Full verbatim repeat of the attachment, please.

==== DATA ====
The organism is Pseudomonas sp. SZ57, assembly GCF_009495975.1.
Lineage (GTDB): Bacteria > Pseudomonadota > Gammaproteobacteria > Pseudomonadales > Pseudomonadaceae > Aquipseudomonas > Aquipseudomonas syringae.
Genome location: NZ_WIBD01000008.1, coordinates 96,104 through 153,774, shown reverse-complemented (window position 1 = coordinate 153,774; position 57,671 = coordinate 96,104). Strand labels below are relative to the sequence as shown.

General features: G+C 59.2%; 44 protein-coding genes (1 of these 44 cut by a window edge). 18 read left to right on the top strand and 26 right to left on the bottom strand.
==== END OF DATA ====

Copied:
The organism is Pseudomonas sp. SZ57, assembly GCF_009495975.1.
Lineage (GTDB): Bacteria > Pseudomonadota > Gammaproteobacteria > Pseudomonadales > Pseudomonadaceae > Aquipseudomonas > Aquipseudomonas syringae.
Genome location: NZ_WIBD01000008.1, coordinates 96,104 through 153,774, shown reverse-complemented (window position 1 = coordinate 153,774; position 57,671 = coordinate 96,104). Strand labels below are relative to the sequence as shown.

General features: G+C 59.2%; 44 protein-coding genes (1 of these 44 cut by a window edge). 18 read left to right on the top strand and 26 right to left on the bottom strand.